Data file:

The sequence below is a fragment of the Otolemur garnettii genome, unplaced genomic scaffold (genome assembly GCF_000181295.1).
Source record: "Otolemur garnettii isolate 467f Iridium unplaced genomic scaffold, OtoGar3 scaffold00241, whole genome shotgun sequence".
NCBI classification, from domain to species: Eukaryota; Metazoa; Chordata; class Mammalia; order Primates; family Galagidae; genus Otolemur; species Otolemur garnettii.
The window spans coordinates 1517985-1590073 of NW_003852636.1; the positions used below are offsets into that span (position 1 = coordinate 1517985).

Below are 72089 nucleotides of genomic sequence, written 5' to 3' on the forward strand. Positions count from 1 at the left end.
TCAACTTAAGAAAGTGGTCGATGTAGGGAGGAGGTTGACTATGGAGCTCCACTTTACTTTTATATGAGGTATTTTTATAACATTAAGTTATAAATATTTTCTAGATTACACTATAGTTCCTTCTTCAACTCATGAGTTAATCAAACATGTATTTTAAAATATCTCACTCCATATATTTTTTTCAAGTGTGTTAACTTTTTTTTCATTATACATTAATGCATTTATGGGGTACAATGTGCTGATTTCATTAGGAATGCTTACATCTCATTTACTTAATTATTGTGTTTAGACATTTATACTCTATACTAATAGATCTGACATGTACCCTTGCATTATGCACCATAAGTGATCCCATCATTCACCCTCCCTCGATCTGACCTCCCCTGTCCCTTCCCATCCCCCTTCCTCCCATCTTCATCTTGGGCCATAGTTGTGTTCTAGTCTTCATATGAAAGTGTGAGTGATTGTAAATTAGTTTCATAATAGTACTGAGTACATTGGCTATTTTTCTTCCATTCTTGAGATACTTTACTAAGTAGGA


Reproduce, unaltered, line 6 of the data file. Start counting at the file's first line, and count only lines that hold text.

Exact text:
TCAACTTAAGAAAGTGGTCGATGTAGGGAGGAGGTTGACTATGGAGCTCCACTTTACTTTTATATGAGGTATTTTTATAACATTAAGTTATAAATATTTTCTAGATTACACTATAGTTCCTTCTTCAACTCATGAGTTAATCAAACATGTATTTTAAAATATCTCACTCCATATATTTTTTTCAAGTGTGTTAACTTTTTTTTCATTATACATTAATGCATTTATGGGGTACAATGTGCTGATTTCATTAGGAATGCTTACATCTCATTTACTTAATTATTGTGTTTAGACATTTATACTCTATACTAATAGATCTGACATGTACCCTTGCATTATGCACCATAAGTGATCCCATCATTCACCCTCCCTCGATCTGACCTCCCCTGTCCCTTCCCATCCCCCTTCCTCCCATCTTCATCTTGGGCCATAGTTGTGTTCTAGTCTTCATATGAAAGTGTGAGTGATTGTAAATTAGTTTCATAATAGTACTGAGTACATTGGCTATTTTTCTTCCATTCTTGAGATACTTTACTAAGTAGGA